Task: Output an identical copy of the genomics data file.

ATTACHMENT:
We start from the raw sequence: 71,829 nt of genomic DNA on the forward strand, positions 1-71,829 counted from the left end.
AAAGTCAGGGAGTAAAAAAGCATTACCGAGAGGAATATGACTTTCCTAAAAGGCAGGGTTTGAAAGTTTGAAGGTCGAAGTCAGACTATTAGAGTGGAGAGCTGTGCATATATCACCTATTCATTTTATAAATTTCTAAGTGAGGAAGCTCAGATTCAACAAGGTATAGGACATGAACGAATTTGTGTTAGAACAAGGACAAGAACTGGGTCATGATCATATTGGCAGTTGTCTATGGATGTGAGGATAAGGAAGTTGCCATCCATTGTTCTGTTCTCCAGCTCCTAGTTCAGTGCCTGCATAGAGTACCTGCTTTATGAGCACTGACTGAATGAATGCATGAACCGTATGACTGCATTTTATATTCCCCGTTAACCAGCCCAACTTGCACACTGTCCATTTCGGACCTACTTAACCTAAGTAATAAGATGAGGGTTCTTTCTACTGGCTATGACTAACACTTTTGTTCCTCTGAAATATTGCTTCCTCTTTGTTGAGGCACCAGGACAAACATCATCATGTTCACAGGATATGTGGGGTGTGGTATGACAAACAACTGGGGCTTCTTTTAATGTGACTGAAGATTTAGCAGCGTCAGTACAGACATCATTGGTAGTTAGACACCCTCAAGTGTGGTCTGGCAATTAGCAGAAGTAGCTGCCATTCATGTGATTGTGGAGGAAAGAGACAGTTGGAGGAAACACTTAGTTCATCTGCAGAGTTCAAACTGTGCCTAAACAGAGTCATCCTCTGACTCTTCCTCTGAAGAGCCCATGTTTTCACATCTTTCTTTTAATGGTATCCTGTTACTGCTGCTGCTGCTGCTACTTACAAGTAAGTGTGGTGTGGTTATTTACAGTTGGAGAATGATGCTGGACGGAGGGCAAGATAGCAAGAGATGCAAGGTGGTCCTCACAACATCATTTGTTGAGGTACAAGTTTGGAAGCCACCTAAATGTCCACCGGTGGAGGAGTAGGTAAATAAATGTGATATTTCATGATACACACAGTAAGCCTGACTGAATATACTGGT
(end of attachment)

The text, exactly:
We start from the raw sequence: 71,829 nt of genomic DNA on the forward strand, positions 1-71,829 counted from the left end.
AAAGTCAGGGAGTAAAAAAGCATTACCGAGAGGAATATGACTTTCCTAAAAGGCAGGGTTTGAAAGTTTGAAGGTCGAAGTCAGACTATTAGAGTGGAGAGCTGTGCATATATCACCTATTCATTTTATAAATTTCTAAGTGAGGAAGCTCAGATTCAACAAGGTATAGGACATGAACGAATTTGTGTTAGAACAAGGACAAGAACTGGGTCATGATCATATTGGCAGTTGTCTATGGATGTGAGGATAAGGAAGTTGCCATCCATTGTTCTGTTCTCCAGCTCCTAGTTCAGTGCCTGCATAGAGTACCTGCTTTATGAGCACTGACTGAATGAATGCATGAACCGTATGACTGCATTTTATATTCCCCGTTAACCAGCCCAACTTGCACACTGTCCATTTCGGACCTACTTAACCTAAGTAATAAGATGAGGGTTCTTTCTACTGGCTATGACTAACACTTTTGTTCCTCTGAAATATTGCTTCCTCTTTGTTGAGGCACCAGGACAAACATCATCATGTTCACAGGATATGTGGGGTGTGGTATGACAAACAACTGGGGCTTCTTTTAATGTGACTGAAGATTTAGCAGCGTCAGTACAGACATCATTGGTAGTTAGACACCCTCAAGTGTGGTCTGGCAATTAGCAGAAGTAGCTGCCATTCATGTGATTGTGGAGGAAAGAGACAGTTGGAGGAAACACTTAGTTCATCTGCAGAGTTCAAACTGTGCCTAAACAGAGTCATCCTCTGACTCTTCCTCTGAAGAGCCCATGTTTTCACATCTTTCTTTTAATGGTATCCTGTTACTGCTGCTGCTGCTGCTACTTACAAGTAAGTGTGGTGTGGTTATTTACAGTTGGAGAATGATGCTGGACGGAGGGCAAGATAGCAAGAGATGCAAGGTGGTCCTCACAACATCATTTGTTGAGGTACAAGTTTGGAAGCCACCTAAATGTCCACCGGTGGAGGAGTAGGTAAATAAATGTGATATTTCATGATACACACAGTAAGCCTGACTGAATATACTGGT